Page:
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CSC 310: Advanced CS topics: 3 hours


CSC310 will examine What big data is, How to work with a progression of tools starting with Python and SQL and ending with Hadoop and Spark. We will study ethical issues impacting the world via big data and the impact it can have on us as Christians.

Goals for CSC 310 are:

To understand how to harness and use Python for the purposes of data wrangling, visualization, hypothesis testing and clustering. We will also engage with Hadoop to study large scale analysis and filtering.

Course outcomes for CSC 310 are:

  • Students will start their foundation of understanding as it relates to Data Science.
  • They will understand how to utilize and develop tool sets.
  • They will learn how to extract, analyze and present data
  1. They will develop a strong working knowledge of Python
  2. They will develop an understanding of large scale framework based analysis with Spark
  3. They will develop a basis of ethical understanding revolving around the user of big data in the real world

Program outcomes for CSC 310 are:

  1. Analyze a complex computing problem and to apply principles of computing and other relevant disciplines to identify solutions.
  2. Communicate effectively in a variety of professional contexts.
  3. Learn new areas of technology


  1. Self-learning at the application level by requiring students to learn one component of the topic on their own (with little assistance from the instructor)
  2. Note taking at that master level by
    • not posting lecture slides,
    • requiring students to track all requirements themselves
    • having exam questions based on specifics in the lectures and presentations given by other students.
    • Technical writing at the mastery level by requiring to write a technical report of a project for the class in a quality manner. Advanced discussion on things such as a theme, transitions, use of diagrams, focus, and other items should be covered in class and graded on.
  3. Security at an application level by covering at least two separate security issues associated with the topic of the course.
  4. Ethics at an application level by covering at least two separate ethical issues associated with the topic of the course.
  5. Verbal communications at the application level by requiring students to present their projects and/or supplementary material to the class.


Course Content


  * Covid related polices, etc
  * Integrity
  * Late work 
  * Software Standards
  * Software Development Report



  • Homework and quizzes
  • Programs
  • Exams
  • Grade scale
    • 93% <= average <= 100% -> A
    • 90% <= average < 93% -> A-
    • 87% <= average < 90% -> B+
    • 83% <= average < 87% -> B
    • 80% <= average < 83% -> B-
    • 77% <= average < 80% -> C+
    • 73% <= average < 77% -> C
    • 70% <= average < 73% -> C-
    • 67% <= average < 70% -> D+
    • 63% <= average < 67% -> D
    • 60% <= average < 63% -> D-
    • 0% <= average < 60% -> F

Tentative Schedule

Tuesday Thursday
Jan 12: Introduction & Skillset assessment to be used to gauge level of understanding in addition to prepared questions to allow students to have opportunity to explain concepts in depth.
Jan 14:1st ethics discussion & (if needed from skills assessment)
Jan 19: Python Fundamentals (Jupyter - Control Statements - Functions) & if needed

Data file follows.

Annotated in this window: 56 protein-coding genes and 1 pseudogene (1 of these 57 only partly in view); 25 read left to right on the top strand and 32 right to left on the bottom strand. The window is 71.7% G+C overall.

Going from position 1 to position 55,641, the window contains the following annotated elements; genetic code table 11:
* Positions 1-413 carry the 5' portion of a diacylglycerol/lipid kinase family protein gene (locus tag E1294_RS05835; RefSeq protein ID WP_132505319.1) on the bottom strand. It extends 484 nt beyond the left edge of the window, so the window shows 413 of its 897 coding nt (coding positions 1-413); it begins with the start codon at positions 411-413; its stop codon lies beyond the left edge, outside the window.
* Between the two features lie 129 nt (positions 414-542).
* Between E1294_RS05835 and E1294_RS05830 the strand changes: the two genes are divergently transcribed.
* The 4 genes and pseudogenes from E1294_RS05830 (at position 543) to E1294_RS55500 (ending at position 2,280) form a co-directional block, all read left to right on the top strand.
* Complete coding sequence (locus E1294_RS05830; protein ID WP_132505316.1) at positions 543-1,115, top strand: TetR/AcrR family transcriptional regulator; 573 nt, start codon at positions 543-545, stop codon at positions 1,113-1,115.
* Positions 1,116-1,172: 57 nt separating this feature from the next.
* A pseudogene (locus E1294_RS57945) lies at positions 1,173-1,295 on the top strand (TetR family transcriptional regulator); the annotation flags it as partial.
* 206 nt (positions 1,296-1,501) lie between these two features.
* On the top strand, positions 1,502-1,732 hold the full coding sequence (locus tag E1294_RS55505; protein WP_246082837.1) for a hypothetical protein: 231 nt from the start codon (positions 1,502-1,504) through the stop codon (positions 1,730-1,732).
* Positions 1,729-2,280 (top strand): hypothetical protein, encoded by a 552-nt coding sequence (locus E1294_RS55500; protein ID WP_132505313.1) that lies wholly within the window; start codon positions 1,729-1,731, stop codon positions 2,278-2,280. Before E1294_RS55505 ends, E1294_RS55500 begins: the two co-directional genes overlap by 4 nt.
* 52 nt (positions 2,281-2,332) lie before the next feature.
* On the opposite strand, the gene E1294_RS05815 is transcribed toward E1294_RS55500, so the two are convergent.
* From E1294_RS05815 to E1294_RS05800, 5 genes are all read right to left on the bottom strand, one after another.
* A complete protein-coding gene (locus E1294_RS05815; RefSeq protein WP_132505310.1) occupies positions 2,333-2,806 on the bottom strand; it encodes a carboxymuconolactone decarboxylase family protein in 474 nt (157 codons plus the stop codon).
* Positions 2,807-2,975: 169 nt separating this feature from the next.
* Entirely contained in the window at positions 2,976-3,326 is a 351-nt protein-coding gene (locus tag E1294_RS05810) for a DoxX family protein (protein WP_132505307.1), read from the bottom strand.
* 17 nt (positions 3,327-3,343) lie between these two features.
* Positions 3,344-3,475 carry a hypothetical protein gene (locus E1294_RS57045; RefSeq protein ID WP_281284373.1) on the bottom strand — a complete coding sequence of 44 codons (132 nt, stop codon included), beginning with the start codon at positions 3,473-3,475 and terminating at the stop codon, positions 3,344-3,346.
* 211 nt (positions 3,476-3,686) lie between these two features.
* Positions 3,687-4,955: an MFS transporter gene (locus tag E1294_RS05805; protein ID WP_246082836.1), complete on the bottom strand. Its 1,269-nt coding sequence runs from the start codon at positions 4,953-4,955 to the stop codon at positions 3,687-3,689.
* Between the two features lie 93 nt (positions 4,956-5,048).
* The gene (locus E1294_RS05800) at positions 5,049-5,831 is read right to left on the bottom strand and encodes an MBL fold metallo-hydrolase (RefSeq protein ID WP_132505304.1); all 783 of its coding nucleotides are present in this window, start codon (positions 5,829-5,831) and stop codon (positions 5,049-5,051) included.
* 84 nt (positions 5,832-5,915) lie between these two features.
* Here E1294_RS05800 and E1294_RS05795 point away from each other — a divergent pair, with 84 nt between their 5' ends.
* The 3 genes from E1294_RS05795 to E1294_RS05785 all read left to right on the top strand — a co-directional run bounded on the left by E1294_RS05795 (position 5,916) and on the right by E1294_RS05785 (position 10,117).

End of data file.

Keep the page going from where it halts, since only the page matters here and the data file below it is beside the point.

Jan 21: Ethics Case follow up discussion and Fundamentals Quiz
Jan 26: Cont'd fundamentals (cont'd library analysis & data wrangling)
Jan 28: Independent work
Feb 2: Sequences, Lists and Tuples
Feb 4: 2nd ethics discussion (readings 4-7 see table of contents at )
Feb 9: Sequences, Lists and Tuples
Feb 11: 2nd ethics discussion (readings 4-7 see table of contents at )
Feb 16: Dictionaries & Sets
Feb 18: Ethics Discussion & Advanced Python Quiz (guest speaker if possible)
Feb 23: Independent work and study Feb 25: Midterm
Mar 2
Spring Break
Mar 4: 3rd ethics discussion (readings 9-11 see table of contents at >br> )
Mar 9: Array Oriented Programming & Numpy
Mar 11: Oriented Programming Quiz + possible second guest speaker
Mar 16: Deep dive into Strings
Mar 18: 4th ethics discussion (readings 12-15 at )
Mar 23: Files & Exceptions
Mar 25: OOP quiz + time held to fill out knowledge gaps
Mar 30: Object Oriented Programming
Apr 1
Easter Break
Apr 6: Natural Language Programming
Apr 8: 5th ethics discussion readings 16-18
Apr 13: Hadoop & Spark intro
Apr 15: cont’d time on Hadoop, Spark basics quiz + possible Hadoop speaker
Apr 20 Hadoop & Spark cont’d
Apr 22: cont’d time on Spark
Apr 27
Final Week:
Apr 29


ADA Statement for Syllabi: The Americans with Disabilities Act (ADA) is a law which provides civil rights protection for people with disabilities. Bethel University, in compliance with equal access laws, requests that students with disabilities seeking to acquire accommodations make an appointment with the Center for Academic Success—Disability Services. It is located in the Miller-Moore Academic Center, 033. You may also phone 574-807-7460 or email for an appointment.

DEI Statement

During this particularly difficult time, this statement momentarily underscores and deepens what is expressed in the Lifestyle Covenant regarding the dignity of all humans. The statement will remain in all Bethel Faculty syllabi until spring 2023 and then be remanded back to the Faculty. Bethel University respects the dignity of all God’s image-bearers, and stands against racism, prejudice, and discrimination. Because Christ calls us to love our neighbor as ourselves, Christian discipleship includes pursuing the good of those who suffer injustice due to their color, race, or ethnicity. Therefore, we aim to continually transform our classrooms into safe and hospitable spaces where we listen to one another with mercy, learn from and value each other with tenacity, and commit to pursuing justice for the most vulnerable in our community.